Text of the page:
Diet and Lifestyle that Contribute to Wheat Allergies and Chronic Disease


 

Wheat allergies and celiac disease, as well as obesity, insulin resistance, diabetes, and chronic disease, are not simply the product of wheat, as Dr. Davis in Wheat Belly might like us to think.  Our modern health problems are largely the result of government subsidies that create surpluses of GMO wheat, corn, and soy and the food industry that converts these surpluses into irritants in the form of cheap, new-fangled products that can survive long periods on grocery store shelves.   In his book, Dr. Davis fails to mention inflammatory high fructose corn syrup (HFCS) or refined vegetable oils, the consumption of which, through soft drinks and convenience foods, has mushroomed in the last 50 years in parallel fashion with dwarf wheat.  Mutant dwarf wheat is only a piece of the obesity/diabetes puzzle.

 

Other ingredients of our modern lifestyle that underlie wheat allergies and celiac disease include a constellation of factors that weaken the immune system and gut health.  Beyond HFCS and refined oils, we can point to our modern-day reliance upon antibiotics that play havoc with good intestinal flora.

 

And, in terms of diet, while we have added denatured oils and HFCS, mostly through prepared/snack foods and soft drinks, we have crowded out many traditional gut-healing/health-promoting foods like cod liver oil; fermented foods;1 and whole foods that are rich in natural fiber and pre-and probiotics.   Urban living can also be a factor since it decreases our exposure to healthy bacteria from the soil, while our modern screen-based living  habits often rob us of a good night’s sleep, a major restorer and safeguard of immunity.  Compared to today, our great-grandparents ate 40% more wheat largely prepared at home and had little problem with wheat.  Understanding the role played by elements of our modern lifestyle, discussed below, and adjusting habits accordingly could help more of us better assimilate and enjoy traditional wheat, artisan breads, and other gluten grains, when properly prepared.

  • Antibiotics make us more susceptible to wheat allergies.   The gift of antibiotics has brought with it more people to feed.  The widespread use of antibiotics is a factor creating the “need” for cheap GMO plant foods such as mutant dwarf wheat.  Antibiotics have also created a population of antibiotics users with compromised gut health who are less able to digest and absorb the very wheat that was bred and designed to meet their energy needs.  While addressing acute conditions to save lives, antibiotics can foster chronic health issues.  This is because antibiotics weaken gut health by killing off good gut bacteria, thus upsetting the delicate balance of intestinal flora nature designed as an important sentry of our immune system.   Weakened intestinal flora can lead to “leaky gut syndrome,” a condition when undigested proteins (as in wheat proteins) enter the blood stream and cause allergic reactions.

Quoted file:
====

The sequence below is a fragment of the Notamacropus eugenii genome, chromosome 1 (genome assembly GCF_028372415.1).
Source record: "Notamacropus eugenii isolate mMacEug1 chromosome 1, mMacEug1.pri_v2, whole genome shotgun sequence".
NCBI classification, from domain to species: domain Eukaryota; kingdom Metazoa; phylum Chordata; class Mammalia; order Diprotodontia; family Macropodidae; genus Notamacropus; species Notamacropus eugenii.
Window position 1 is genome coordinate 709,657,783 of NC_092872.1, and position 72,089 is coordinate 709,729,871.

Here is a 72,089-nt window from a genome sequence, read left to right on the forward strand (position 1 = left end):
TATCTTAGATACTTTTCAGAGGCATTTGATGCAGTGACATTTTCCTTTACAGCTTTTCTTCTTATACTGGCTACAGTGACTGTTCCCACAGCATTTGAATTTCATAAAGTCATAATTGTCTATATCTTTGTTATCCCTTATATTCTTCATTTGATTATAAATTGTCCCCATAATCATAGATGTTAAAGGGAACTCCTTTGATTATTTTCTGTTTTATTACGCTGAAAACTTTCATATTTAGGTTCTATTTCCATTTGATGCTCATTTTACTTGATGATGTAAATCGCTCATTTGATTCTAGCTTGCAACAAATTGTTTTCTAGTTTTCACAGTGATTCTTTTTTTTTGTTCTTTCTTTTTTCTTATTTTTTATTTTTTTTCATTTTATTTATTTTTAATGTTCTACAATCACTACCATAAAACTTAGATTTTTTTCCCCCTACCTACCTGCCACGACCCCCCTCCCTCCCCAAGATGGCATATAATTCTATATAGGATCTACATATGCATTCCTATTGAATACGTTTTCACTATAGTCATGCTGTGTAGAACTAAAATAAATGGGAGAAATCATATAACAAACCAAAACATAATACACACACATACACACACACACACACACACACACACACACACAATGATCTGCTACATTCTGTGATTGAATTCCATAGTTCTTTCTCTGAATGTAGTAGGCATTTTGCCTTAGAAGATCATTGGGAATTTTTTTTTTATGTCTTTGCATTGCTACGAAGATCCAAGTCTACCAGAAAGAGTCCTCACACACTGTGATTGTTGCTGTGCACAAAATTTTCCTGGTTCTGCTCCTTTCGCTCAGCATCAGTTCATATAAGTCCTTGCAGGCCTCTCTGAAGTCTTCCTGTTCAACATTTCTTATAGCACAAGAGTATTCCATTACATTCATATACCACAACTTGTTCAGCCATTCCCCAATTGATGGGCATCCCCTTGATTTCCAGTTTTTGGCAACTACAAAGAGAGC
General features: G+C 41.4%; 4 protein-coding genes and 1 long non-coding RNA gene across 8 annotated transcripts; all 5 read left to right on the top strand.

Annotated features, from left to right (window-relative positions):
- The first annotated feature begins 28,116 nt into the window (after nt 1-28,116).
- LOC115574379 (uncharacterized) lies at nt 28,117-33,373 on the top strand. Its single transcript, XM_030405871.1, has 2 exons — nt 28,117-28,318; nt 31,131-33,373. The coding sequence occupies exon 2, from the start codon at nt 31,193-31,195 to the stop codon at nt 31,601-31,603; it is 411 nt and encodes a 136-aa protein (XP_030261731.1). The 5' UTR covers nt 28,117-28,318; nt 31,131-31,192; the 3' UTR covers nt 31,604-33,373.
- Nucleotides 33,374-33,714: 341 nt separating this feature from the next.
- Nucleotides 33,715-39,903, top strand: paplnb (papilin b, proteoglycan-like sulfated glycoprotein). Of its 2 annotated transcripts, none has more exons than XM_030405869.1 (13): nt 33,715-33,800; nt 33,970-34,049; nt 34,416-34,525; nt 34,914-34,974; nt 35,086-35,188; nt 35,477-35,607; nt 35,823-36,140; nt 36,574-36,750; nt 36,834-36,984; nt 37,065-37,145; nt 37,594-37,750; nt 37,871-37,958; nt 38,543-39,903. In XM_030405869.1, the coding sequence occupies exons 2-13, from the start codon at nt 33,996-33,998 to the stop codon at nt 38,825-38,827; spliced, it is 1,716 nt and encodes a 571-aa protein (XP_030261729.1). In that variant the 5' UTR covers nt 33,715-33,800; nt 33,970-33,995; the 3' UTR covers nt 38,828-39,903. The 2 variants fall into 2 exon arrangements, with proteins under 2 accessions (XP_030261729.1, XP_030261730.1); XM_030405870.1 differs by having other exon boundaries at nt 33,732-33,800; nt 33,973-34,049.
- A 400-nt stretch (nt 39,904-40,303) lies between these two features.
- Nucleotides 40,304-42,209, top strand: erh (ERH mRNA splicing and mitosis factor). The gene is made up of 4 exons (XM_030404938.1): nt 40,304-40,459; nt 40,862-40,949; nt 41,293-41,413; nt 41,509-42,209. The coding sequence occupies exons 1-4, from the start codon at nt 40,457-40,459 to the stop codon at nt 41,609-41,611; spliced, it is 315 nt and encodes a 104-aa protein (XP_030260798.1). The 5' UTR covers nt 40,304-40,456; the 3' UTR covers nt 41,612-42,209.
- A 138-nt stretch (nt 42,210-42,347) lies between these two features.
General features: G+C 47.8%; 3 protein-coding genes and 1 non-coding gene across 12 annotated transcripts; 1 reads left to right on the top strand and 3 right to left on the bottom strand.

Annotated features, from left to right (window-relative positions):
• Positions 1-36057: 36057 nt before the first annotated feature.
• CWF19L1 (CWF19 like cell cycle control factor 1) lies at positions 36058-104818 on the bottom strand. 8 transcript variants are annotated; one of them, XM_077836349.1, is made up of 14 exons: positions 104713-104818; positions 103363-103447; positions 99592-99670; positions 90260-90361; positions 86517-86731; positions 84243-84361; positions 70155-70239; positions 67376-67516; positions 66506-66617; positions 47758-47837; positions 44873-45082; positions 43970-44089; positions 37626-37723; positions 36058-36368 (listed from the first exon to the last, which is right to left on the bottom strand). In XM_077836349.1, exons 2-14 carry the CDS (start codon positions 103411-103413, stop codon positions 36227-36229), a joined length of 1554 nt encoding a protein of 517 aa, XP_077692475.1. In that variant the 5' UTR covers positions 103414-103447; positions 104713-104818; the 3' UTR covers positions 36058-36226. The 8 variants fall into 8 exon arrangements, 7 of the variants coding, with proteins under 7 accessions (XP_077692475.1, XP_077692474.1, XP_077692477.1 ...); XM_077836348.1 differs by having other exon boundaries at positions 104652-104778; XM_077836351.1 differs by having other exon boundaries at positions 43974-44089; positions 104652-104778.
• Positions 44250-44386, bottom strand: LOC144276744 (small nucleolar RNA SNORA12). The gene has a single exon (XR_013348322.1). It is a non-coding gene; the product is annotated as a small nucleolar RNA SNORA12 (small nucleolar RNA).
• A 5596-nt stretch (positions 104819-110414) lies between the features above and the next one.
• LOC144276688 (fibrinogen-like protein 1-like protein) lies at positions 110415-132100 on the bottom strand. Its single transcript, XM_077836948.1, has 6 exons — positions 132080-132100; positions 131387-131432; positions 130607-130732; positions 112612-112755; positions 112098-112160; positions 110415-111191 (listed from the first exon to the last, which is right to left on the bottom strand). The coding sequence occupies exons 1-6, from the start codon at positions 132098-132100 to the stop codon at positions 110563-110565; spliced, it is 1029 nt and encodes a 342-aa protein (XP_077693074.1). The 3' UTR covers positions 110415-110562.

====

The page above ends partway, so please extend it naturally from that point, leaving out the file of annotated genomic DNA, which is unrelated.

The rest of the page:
•  Inflammatory,2 refined vegetable oils interfere with intestinal flora and metabolism.  Per capita consumption of refined vegetable oils has increased more than five-fold in the last half-century!  Like refined flour products, denatured, omega-6 oils feed inflammation, including inflammation of the digestive tract/gut.  Omega-6 oils also depress thyroid/ endocrine function and metabolism, linking them to obesity.
  • Inflammatory high fructose corn syrup.   HFCS takes more energy to be absorbed in the intestine, thereby depleting reserves needed to preserve the integrity of intestinal lining.  According to Mark Hyman, “High doses of free fructose have been proven to literally punch holes in the intestinal lining, allowing nasty byproducts of toxic gut bacteria and partially digested food proteins to enter the bloodstream and trigger the inflammation that is at the root of obesity, diabetes, cancer, heart disease, dementia and accelerated aging.”
  •  Cod liver oil; fermented foods; and rural living—traditional links to immune/gut health.  Cod liver oil, which was relied upon by former generations, is a good source of anti-inflammatory omega-3 oils, as well as a rich source of vitamins A and D.  Active vitamins A and vitamin D help fight inflammation while they work to soothe and heal the digestive/immune system.  Fermented foods provide digestive enzymes and fiber to help feed good intestinal flora.  And, “healthy” bacteria from outdoor living and contact with the soil also support gut health.3
  • Sleep, the victim of our modern screen-based lifestyle.  I think of sleep as nature’s “super antibiotic.”  Nothing restores the mind/spirit and immune system better than a good night of sleep.  For many people, a healthy gut, a healthy immune system, and the ability to enjoy traditional wheat and other grains cooked in traditional ways may be as simple as making a habit of a good night of sleep.
  1. See http://pathways4health.org/2009/07/01/julyaugust-2009-fermenting/ and http://pathways4health.org/2011/12/20/janfeb-2012-vitamin-d-in-winter-and-throughout-the-year/ []
  2. See http://pathways4health.org/2011/07/23/managing-inflammation/ []
  3. Dr. Natasha Campbell-McBride, Gut and Psychology Syndrome. []

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